Britain’s economy is going through a renaissance — we are living through one of the best times ever.
We have the highest employment rate in four decades, we’re earning more money than before, and we’re buying homes at an earlier age. We’ve completely and utterly stuck two fingers up at the recession in just seven years.
At the beginning of this month, both the Office for National Statistics (ONS)and the Bureau of Economic Analysis (BEA), the respective UK and US statistical agencies, made GDP revisions. The US has been revised down and the UK has been revised up. The comparative results are astounding — Britain’s economic recovery just caught up with the US.
The latest data from the ONS shows that the UK economy was 2.6% larger in the second quarter (April to June) in 2015, compared to the same quarter a year ago. Quarter-on-quarter growth was still at 0.4%.
This is huge.
It’s easy to forget what a massive feat this has been for Britain because of today’s success. But just look how horrific it was for Britain back in 2008 when the credit crisis unfurled.
And we’ve conquered this in under eight years.
Jobs for everyone
Only a few months after the start of Britain’s recession in 2008, the country had around 1.6 million people out of work. By the time Conservative party-led coalition came to power in 2010, the jobless rate was at a 8%. A year later unemployment peaked at its highest level in 17 years at around 2.7 million.
Now look at it — it hit a record high.
The unemployment rate is now at a low of 5.6%, as of the April to June data. A year ago that was at 6.3%. And it’s not just people grabbing part time shifts wherever they can.
Out of the 31.03 million people in work, 22.76 million people are working full-time, 352,000 more than for a year earlier. Both men and women alike are finding more work.
ONS figures show that men working full-time increased by 153,000 to reach 14.36 million and women working full-time increased by 198,000 to reach 8.40 million.
We’re making more money
Between 2012 and 2013, wages stagnated. It wasn’t long before that unemployment hit a 17 year high (2011) and pretty much everyone was just focusing on getting and retaining a job. However, salaries have started to pick up, and with inflation so low, real wages are now genuinely accelerating.
Comparing April to June 2015 with a year earlier, wages for employees in Britain increased by 2.4% including bonuses and by 2.8% excluding bonuses. That’s over a period in which there was zero consumer price inflation — so wages are rising while the prices of ordinary goods people buy aren’t.
Looking at longer term movements since comparable records began in 2000, average total pay for employees in Great Britain in nominal terms (that is, not adjusted for consumer price inflation) increased from £311 a week in January 2000 to £488 a week in June 2015; an increase of 56.6%.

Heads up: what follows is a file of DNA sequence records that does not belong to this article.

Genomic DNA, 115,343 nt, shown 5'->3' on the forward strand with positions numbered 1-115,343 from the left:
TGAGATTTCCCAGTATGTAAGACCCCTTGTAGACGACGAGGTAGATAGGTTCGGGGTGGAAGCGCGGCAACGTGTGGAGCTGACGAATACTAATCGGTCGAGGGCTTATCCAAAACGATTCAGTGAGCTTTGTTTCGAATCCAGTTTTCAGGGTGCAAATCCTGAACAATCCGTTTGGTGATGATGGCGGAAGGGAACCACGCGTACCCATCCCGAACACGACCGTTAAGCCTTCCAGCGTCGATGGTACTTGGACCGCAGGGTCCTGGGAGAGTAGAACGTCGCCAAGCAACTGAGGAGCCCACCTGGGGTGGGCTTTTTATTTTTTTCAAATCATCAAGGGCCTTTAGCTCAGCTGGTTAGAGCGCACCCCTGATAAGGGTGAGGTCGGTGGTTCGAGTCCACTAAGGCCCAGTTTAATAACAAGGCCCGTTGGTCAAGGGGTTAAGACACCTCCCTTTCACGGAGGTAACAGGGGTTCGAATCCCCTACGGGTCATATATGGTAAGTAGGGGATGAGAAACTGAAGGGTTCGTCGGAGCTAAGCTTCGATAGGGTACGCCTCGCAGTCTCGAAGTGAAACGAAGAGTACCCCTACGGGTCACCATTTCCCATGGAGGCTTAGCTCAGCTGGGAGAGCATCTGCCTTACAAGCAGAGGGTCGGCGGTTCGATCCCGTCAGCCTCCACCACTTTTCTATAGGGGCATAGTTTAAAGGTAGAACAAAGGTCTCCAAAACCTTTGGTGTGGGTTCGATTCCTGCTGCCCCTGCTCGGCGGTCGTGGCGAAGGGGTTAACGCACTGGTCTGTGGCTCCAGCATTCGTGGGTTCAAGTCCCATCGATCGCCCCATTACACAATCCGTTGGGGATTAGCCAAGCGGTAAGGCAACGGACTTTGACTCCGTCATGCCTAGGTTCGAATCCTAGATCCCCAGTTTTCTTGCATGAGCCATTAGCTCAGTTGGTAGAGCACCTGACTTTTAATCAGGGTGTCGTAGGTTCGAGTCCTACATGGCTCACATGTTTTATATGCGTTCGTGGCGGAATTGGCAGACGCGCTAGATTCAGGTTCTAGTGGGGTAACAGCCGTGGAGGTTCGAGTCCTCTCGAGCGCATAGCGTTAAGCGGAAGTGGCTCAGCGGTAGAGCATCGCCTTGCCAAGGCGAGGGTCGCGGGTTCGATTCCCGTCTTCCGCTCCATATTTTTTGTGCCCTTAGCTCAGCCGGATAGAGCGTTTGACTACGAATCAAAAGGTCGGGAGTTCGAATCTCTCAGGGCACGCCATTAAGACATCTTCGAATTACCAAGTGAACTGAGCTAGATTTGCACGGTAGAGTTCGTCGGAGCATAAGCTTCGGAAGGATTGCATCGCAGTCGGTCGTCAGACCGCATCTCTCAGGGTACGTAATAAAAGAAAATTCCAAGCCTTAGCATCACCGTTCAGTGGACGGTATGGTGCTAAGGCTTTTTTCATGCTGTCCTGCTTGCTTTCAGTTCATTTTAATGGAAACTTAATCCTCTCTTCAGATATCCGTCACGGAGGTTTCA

Average total pay is now around £488 a week as of June 2015.
More people are able to own their own home
Britain is still under pressure to build more homes and prices in London are going insane. We are in an era of super-high housing prices.
According to the latest house price data from the ONS, released in July this year, the average price for a property in Britain is £274,000 ($US427,633) while in London is stands at a huge £503,000 ($US785,089). Excluding London, the average house price is £210,000 ($US327,802).
While high property prices are changing the dynamics of the housing market in the UK, more and more people are actually getting on the housing ladder.
More people being in work and earning more means greater prospects on the housing ladder. On top of that, the landscape is pretty fertile for people to get on the property ladder and to stop funnelling money into the rental market.
The government launched the Help to Buy scheme in October 2013. This meant that first time buyers would be able to snag a home with only a 5% deposit. The government would provide the remaining 15%.
This has meant the average age for a first time buyer has fallen to the average age of 31 — a whole six years off the previous number.
So, sure, there are lots of other elements to the economy that need to be finessed and stimulated. Our industrial production could improve, our dependence on imports to be weakened but one thing is for certain, it isn’t all that bad. We are have jobs, we have more money than before, and we’re able to make sure we have invested in the future with the purchase of a roof over our heads.
That sounds pretty good to me.
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